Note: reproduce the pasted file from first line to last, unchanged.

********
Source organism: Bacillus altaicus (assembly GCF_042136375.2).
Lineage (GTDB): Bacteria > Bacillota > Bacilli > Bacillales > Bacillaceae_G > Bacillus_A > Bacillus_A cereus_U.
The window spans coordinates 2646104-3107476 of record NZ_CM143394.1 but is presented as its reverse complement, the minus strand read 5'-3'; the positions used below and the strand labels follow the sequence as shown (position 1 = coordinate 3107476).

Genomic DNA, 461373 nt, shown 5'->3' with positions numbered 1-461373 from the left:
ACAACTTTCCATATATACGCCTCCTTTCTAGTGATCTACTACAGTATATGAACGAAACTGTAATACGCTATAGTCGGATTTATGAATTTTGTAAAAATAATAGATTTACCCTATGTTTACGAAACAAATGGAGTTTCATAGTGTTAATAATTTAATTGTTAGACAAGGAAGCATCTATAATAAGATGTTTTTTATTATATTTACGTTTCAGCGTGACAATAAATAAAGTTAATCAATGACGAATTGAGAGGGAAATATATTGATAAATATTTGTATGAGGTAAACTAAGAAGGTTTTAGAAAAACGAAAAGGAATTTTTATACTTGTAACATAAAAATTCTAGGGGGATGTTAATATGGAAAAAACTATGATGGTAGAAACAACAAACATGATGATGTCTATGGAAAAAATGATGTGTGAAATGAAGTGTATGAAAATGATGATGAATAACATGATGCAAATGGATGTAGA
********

Source organism: Bacillus altaicus (assembly GCF_042136375.2).
Lineage (GTDB): Bacteria > Bacillota > Bacilli > Bacillales > Bacillaceae_G > Bacillus_A > Bacillus_A cereus_U.
The window spans coordinates 2646104-3107476 of record NZ_CM143394.1 but is presented as its reverse complement, the minus strand read 5'-3'; the positions used below and the strand labels follow the sequence as shown (position 1 = coordinate 3107476).

Genomic DNA, 461373 nt, shown 5'->3' with positions numbered 1-461373 from the left:
ACAACTTTCCATATATACGCCTCCTTTCTAGTGATCTACTACAGTATATGAACGAAACTGTAATACGCTATAGTCGGATTTATGAATTTTGTAAAAATAATAGATTTACCCTATGTTTACGAAACAAATGGAGTTTCATAGTGTTAATAATTTAATTGTTAGACAAGGAAGCATCTATAATAAGATGTTTTTTATTATATTTACGTTTCAGCGTGACAATAAATAAAGTTAATCAATGACGAATTGAGAGGGAAATATATTGATAAATATTTGTATGAGGTAAACTAAGAAGGTTTTAGAAAAACGAAAAGGAATTTTTATACTTGTAACATAAAAATTCTAGGGGGATGTTAATATGGAAAAAACTATGATGGTAGAAACAACAAACATGATGATGTCTATGGAAAAAATGATGTGTGAAATGAAGTGTATGAAAATGATGATGAATAACATGATGCAAATGGATGTAGA